Antonine Wall

Last Modified: 17 Oct 2013


One of the few places in Scotland where unauthorised metal detecting has been recorded to have taken place is on the Antonine Wall.

Nighthawking (illegal metal detecting) seems to be relatively rare in Scotland compared to south of the border in England, with only four known instances identified in the whole country in a UK-wide survey in 2009, a mere 2% of the total recorded instances by the survey (Oxford Archaeology 2009: 40). The report acknowledged that this low figure may be at least in part due to under-reporting (Oxford Archaeology 2009: 91), and the possibility remains of a much greater number of incidents taking place completely undetected by the authorities. However, it is also true that there are far fewer active metal-detector users, law-abiding or otherwise, in Scotland compared to England and Wales (Thomas 2012: 59-60). It should also be noted that Scotland has different legislation relating to Treasure Trove than England and Wales, where the Treasure Act 1996 is in force.

The Antonine Wall in is a Roman frontier stretching from Bo’ness on the River Firth in the East to Old Kilpatrick on the River Clyde in the West, built in the years following 142 AD (Historic Scotland 2012). In 2008, it was inscribed to the UNESCO World Heritage List as part of the Frontiers of the Roman Empire World Heritage Site (Historic Scotland 2012.).

An entry on Canmore, the database of the Royal Commission on the Ancient and Historic Monuments of Scotland (RCAHMS), reports the discovery in 1995 at Rough Castle, a Roman fort on the Antonine Wall, of a ‘heavily-corroded Roman iron axehead’, apparently discarded after illegal metal detecting. This subsequently went to the Falkirk Museum (Canmore 2011). Oxford Archaeology (2009: 42) also noted that one of the four instances that it recorded for nighthawking in Scotland occurred at a Roman fort along the Antonine Wall.

In May 2007, signs of metal detecting in Peel Park in East Dumbartonshire were reported to Historic Scotland and the local authority by a concerned member of the public. The Antonine Wall runs through the park. The informant provided Historic Scotland with photographs of a number of small holes having been dug (these were spade-size squares), with the turf subsequently replaced. These photographs were sent to Strathclyde Police who investigated the incident. In July 2007, Historic Scotland was informed that the police had cautioned a person in Peel Park who had been caught with a metal detector; the individual claimed that he was unaware that it was a protected area. Later that year in November, Historic Scotland attended a meeting with Strathclyde Police and representatives of East Dunbartonshire Council, and subsequently provided twelve small signs for erection at agreed locations in Peel Park, advising the public that the area is protected under the Ancient Monuments and Archaeological Areas Act 1979 (Owen 2012).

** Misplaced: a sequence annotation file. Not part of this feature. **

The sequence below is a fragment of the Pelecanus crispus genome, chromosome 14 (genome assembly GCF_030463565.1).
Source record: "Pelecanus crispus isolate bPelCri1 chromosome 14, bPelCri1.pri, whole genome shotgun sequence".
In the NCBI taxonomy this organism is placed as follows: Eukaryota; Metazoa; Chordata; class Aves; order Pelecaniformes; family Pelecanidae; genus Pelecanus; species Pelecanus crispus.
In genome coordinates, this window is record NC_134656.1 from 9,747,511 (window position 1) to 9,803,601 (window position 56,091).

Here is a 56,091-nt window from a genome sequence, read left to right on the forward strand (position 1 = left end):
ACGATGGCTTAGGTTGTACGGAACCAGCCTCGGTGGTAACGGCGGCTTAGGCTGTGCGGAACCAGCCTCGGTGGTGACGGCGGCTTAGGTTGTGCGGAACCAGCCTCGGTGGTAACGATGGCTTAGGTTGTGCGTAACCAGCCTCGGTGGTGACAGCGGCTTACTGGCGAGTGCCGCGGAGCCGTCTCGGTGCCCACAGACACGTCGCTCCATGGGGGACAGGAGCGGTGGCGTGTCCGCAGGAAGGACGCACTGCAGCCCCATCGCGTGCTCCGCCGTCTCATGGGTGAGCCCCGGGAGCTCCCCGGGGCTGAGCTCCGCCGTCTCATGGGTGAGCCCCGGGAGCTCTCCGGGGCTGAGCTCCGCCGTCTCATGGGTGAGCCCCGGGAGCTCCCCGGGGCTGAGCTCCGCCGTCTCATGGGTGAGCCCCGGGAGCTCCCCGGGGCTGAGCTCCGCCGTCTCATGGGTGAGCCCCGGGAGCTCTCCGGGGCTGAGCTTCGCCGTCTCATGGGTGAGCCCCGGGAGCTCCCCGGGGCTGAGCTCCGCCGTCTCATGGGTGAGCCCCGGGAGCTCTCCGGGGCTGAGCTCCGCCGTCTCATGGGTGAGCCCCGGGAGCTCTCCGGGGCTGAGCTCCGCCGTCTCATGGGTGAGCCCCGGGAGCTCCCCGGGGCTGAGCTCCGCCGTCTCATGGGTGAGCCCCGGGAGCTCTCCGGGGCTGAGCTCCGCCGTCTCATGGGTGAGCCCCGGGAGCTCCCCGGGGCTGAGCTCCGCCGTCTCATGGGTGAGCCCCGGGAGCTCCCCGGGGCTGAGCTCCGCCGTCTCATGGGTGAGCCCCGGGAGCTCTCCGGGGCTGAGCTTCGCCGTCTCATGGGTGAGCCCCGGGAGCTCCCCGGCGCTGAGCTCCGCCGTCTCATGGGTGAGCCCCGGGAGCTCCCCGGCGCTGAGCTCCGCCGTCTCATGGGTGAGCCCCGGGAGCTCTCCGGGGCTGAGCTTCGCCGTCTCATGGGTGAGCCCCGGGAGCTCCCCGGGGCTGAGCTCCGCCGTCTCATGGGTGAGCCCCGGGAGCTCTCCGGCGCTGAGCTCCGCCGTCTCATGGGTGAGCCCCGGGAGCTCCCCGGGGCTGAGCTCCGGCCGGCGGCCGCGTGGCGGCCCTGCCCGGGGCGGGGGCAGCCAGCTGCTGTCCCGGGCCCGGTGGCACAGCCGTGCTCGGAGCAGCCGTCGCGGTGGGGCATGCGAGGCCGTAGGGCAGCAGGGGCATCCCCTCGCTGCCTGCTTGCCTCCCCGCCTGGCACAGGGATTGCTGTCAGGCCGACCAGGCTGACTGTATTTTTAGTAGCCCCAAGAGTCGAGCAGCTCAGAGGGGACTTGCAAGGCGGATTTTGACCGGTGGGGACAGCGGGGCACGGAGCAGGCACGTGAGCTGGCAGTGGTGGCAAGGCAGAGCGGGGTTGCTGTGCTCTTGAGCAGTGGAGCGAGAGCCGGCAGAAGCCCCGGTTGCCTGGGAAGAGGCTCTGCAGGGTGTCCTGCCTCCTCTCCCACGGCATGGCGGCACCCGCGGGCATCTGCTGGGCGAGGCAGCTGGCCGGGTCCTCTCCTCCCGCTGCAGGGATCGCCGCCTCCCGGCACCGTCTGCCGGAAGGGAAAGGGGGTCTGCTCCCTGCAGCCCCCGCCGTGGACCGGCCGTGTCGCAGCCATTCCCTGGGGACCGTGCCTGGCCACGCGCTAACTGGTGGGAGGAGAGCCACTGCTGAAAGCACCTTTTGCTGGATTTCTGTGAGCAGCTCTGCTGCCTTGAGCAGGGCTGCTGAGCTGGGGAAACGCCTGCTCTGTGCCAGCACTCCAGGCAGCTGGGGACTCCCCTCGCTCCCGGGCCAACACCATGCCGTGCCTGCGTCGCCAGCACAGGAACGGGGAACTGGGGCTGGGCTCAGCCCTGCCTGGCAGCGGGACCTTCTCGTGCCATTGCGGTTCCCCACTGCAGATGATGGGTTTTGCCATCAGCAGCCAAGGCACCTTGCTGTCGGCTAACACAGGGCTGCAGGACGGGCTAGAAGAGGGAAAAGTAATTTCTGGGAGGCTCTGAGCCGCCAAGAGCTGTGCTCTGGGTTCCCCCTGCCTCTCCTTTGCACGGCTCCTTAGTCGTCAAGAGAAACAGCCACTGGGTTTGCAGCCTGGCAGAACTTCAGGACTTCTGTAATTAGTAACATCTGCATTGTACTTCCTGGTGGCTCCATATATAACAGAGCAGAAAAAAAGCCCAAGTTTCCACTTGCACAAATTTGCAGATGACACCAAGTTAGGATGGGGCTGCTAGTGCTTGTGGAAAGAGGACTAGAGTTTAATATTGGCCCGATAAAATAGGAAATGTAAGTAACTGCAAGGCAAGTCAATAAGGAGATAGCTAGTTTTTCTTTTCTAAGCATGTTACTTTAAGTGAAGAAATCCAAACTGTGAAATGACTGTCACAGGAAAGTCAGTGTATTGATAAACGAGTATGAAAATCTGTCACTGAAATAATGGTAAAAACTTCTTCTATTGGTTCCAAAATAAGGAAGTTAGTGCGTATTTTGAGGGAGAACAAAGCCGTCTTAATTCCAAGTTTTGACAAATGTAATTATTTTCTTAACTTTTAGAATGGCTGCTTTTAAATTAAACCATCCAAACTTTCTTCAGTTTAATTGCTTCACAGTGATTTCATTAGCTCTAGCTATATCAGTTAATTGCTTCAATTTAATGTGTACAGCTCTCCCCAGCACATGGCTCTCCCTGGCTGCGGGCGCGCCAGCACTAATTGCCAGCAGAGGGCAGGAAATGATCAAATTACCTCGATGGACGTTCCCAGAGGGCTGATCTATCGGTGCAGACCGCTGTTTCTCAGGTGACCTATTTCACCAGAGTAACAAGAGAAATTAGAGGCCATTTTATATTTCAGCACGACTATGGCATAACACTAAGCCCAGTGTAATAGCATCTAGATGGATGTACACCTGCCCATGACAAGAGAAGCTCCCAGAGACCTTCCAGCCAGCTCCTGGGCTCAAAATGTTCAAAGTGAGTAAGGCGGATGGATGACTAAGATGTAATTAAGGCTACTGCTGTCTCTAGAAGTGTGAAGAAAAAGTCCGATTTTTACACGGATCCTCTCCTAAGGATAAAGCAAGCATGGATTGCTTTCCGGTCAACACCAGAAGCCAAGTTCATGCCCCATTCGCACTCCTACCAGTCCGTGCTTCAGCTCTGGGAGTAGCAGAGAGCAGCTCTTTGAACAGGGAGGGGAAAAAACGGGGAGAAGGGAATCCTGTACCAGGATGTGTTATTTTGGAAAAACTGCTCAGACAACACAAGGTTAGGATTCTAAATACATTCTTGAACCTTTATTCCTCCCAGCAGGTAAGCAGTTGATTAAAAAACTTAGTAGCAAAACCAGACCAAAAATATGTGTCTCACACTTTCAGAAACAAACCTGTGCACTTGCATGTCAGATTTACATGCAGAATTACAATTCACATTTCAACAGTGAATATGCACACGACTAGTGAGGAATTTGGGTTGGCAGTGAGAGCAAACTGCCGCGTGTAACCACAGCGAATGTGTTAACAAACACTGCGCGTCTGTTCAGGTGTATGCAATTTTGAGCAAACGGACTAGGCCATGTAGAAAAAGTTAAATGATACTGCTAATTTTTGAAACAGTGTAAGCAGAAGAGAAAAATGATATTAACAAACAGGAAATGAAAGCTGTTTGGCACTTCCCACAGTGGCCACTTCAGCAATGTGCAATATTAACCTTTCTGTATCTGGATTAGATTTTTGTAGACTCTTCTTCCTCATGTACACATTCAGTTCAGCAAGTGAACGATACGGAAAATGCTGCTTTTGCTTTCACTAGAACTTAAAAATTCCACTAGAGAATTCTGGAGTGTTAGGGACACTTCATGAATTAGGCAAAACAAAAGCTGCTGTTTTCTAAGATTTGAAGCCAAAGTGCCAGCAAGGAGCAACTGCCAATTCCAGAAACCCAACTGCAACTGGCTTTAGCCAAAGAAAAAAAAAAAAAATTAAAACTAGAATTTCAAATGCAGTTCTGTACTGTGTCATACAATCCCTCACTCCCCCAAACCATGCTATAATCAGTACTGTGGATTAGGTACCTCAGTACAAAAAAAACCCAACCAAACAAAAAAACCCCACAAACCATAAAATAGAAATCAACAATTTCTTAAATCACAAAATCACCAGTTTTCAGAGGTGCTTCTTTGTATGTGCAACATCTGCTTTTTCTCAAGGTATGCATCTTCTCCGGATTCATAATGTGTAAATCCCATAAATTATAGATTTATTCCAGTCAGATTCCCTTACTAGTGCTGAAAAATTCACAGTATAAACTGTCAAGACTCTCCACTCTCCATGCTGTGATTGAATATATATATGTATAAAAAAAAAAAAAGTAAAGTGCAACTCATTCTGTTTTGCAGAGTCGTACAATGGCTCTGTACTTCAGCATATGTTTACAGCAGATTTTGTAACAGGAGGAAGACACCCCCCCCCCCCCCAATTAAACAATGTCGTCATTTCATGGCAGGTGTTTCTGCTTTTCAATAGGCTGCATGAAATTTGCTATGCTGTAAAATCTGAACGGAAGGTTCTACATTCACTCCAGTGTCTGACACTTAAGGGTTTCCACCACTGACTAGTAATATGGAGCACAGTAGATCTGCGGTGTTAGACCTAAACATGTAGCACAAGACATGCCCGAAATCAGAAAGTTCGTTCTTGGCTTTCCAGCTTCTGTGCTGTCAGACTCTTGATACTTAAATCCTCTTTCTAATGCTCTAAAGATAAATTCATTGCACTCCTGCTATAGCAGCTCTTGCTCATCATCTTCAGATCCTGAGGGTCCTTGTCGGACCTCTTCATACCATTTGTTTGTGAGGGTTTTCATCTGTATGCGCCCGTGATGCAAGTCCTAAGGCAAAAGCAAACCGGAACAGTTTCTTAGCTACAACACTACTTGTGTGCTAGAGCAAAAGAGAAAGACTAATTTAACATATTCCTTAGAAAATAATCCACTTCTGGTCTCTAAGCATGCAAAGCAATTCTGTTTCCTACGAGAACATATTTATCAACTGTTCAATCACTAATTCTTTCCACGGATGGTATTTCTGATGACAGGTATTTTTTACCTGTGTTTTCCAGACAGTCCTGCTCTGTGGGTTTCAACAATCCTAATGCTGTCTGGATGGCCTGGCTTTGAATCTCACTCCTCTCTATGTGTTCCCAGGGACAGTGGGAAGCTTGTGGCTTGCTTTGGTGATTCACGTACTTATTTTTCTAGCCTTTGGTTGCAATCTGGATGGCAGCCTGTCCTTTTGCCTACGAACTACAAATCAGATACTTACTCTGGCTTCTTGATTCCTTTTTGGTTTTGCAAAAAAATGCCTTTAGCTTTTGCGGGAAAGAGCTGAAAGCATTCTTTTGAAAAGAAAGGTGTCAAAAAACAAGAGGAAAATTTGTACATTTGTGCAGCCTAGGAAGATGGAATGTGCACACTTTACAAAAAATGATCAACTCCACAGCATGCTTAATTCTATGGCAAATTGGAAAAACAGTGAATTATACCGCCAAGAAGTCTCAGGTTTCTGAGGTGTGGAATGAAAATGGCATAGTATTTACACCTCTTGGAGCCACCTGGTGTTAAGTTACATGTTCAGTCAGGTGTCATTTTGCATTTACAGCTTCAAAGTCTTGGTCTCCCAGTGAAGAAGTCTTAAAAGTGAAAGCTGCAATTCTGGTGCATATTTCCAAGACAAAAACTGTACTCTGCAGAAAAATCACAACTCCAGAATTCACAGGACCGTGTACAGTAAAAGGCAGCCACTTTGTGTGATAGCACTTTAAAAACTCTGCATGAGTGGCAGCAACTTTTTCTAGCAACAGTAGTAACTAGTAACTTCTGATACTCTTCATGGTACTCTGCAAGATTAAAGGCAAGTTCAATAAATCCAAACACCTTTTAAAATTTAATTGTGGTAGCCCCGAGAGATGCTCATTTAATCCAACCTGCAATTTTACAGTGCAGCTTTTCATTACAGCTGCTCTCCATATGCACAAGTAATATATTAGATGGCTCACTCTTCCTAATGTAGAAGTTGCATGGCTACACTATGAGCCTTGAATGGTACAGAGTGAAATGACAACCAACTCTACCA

The whole of the wall includes areas that are vulnerable to different crimes affecting the enjoyment of the environment and its heritage assets, and most recently areas in the vicinity of the Antonine Wall in the Cumbernauld area, including some kissing gates on the wall itself, have been victim to the growing problem across the UK of metal theft (Mullen 2012).


Canmore (2012), ‘Rough Castle’, (updated 2011), accessed 12 July 2012.

Historic Scotland (2012), ‘The Antonine Wall’,, accessed 12 July 2012.

Mullen, Stacey (2012), ‘Calls for crackdown on metal thieves’, Cumbernauld News, 27th June 2012.

Owen, Olwyn (2012) ‘Antonine Wall entry’, [email to S. Thomas], (19 June 2012).

Oxford Archaeology (2009), ‘Nighthawks and Nighthawking: Damage to Archaeological Sites in the UK and Crown Dependencies caused by Illegal Searching and Removal of Antiquities’, (Oxford)., accessed 12 July 2012.

Thomas, Suzie (2012), ‘Searching for answers: A survey of metal-detector users in the UK’, International Journal of Heritage Studies, 18 (1), 49-64.